It depends what is thought to be effective at the time and what mobilises numbers for the maximum impact. In recent times a march with a large and broad turn-out, although far from the only strategy, has often made a significant and sometimes lasting political point.

There is another angle made by the late Peter Sedgwick in his introduction, Farewell, Grosvenor Square to David Widgery’s 1976 volume about the left in the 1960s.

Sedgwick argues that until the rise of CND in the late 1950s the idea of going on a demonstration to make a political point seemed an odd one for many. If you wanted change you wrote to your MP and voted for a Government from time to time.

The minority who did march were watched by many more from the nearest pavement.

From the 1960s all that changed. As Sedgwick noted when delivering leaflets door to door for a protest the reaction was no longer puzzlement from the householder but ‘thanks luv see you at t’demo then’.

Even if a march does not have the precise consequences that were  desired it often does beg significant political questions and may do so long after the last marcher has returned home.

That’s why it is important to keep remembering that cold Saturday of 15th February 2003 and to keep in mind that it can happen again.

But while we are remembering 15th February it is important not to forget some other points.

The march did not stop the drive to war with Iraq as the usual suspects have been busy reminding us. But the war itself did not come until a month later on March 19/20th 2003. At that point the aim of anti-war activists was to take protests beyond demonstrations towards walk-outs and industrial action. Numbers did take place, but not sufficient numbers to reinforce the impact of 15th February. It suggests that in the circumstances of the time the mass march was far from being our best strategy to stop the war but in fact the best shot we could muster. Unfortunately it was not enough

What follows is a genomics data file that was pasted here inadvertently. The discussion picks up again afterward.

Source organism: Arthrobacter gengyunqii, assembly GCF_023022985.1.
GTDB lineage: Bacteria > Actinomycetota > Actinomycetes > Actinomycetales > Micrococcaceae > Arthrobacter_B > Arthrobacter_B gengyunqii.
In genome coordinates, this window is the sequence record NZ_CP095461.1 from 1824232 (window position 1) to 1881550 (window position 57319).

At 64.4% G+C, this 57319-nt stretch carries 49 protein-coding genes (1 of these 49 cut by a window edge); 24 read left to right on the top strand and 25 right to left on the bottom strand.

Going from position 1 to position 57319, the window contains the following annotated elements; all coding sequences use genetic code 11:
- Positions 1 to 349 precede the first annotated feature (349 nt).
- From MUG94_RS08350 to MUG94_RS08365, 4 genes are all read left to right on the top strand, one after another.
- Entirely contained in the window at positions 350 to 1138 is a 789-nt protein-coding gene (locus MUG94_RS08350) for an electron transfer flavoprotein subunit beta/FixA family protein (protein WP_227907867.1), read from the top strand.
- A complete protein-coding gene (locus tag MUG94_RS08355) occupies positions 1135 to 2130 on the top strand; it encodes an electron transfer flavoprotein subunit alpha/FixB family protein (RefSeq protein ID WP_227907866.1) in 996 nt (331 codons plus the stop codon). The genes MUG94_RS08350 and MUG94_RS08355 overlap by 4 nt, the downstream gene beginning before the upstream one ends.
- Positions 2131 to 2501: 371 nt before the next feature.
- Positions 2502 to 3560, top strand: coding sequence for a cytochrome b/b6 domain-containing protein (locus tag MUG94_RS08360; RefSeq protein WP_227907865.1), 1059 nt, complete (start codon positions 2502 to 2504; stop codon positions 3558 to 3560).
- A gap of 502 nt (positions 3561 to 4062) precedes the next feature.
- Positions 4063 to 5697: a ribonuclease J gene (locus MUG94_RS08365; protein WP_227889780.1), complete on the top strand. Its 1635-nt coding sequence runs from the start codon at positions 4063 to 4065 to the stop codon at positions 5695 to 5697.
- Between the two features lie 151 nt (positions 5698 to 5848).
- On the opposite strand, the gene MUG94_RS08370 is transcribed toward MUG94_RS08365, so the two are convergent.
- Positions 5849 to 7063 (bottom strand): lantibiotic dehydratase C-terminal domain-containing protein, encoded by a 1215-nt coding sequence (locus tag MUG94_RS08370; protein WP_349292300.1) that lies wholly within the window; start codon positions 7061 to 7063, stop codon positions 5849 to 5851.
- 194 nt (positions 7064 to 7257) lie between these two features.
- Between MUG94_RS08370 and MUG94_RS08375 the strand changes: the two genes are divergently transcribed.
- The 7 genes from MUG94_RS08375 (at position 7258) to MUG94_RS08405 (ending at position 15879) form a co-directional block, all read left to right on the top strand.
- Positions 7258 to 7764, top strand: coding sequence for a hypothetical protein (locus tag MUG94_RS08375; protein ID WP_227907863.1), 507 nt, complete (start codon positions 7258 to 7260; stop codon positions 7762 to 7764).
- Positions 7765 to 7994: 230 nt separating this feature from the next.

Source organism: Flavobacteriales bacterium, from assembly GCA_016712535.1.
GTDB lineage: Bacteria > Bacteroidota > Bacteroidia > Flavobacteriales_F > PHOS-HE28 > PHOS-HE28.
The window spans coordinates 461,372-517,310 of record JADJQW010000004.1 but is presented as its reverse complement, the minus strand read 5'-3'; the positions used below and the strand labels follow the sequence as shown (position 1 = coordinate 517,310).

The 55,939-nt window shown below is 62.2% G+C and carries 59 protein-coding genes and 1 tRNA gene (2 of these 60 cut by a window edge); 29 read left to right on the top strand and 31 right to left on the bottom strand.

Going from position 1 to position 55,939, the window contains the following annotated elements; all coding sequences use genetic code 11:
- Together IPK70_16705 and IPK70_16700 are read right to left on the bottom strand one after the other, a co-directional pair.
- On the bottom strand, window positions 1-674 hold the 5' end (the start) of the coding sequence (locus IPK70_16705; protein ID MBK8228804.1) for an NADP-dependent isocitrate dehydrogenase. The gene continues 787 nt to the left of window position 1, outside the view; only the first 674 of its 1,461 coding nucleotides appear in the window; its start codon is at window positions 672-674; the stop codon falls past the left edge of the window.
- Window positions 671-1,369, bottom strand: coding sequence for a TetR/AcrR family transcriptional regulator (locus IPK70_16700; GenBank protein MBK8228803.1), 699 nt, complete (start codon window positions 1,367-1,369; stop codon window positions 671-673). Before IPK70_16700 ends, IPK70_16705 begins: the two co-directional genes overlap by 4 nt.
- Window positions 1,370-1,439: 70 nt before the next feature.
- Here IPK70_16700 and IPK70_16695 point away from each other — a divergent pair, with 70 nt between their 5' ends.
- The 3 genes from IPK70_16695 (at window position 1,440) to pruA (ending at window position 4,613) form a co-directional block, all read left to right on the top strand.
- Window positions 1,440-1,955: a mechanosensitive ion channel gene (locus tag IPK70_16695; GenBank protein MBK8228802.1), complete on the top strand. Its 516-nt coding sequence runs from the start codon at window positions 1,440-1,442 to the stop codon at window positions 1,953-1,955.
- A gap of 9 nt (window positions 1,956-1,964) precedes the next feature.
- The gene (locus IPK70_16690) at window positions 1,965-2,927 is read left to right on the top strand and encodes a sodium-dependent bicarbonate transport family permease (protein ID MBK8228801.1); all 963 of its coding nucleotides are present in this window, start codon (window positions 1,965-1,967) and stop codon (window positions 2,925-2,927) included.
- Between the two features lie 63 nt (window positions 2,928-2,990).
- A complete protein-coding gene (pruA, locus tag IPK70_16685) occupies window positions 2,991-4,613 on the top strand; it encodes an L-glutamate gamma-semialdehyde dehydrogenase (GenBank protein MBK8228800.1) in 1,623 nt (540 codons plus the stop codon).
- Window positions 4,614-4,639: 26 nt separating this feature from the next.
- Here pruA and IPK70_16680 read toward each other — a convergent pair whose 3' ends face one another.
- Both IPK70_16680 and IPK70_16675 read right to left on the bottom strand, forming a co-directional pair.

Finally a literal footnote. Despite the concern of the Royal Parks and Culture Secretary Tessa Jowell the grass in Hyde Park survived the march and last time I checked was still thriving.

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One Response to “15th February 2003: 14th anniversary of the biggest protest in UK history. Until Trump arrives”

  1. I was not there but knew people who went – mostly Quakers.

    As a former Probation Officer I am uncertain about such protests as they bring great strains on an already over strained Criminal Justice systems. However I have publicly demonstrated most recently in about 2014 for the rights of Criminal Justice workers – probably always in Westminster, last time it was outside the Ministry of Justice in connection with the split of the probation system in England and Wales and partial privatisation.

    That is proving to be as socially calamitous as I predicted, sadly parliament failed in its purpose out of a fear of the media and proved to be in supine hock to an ignorant Government & Media, ignoring the expertise of those from the frontline of the CJS who understand something of the integrated complexities, which government and seemingly NOW the civil service no longer understand.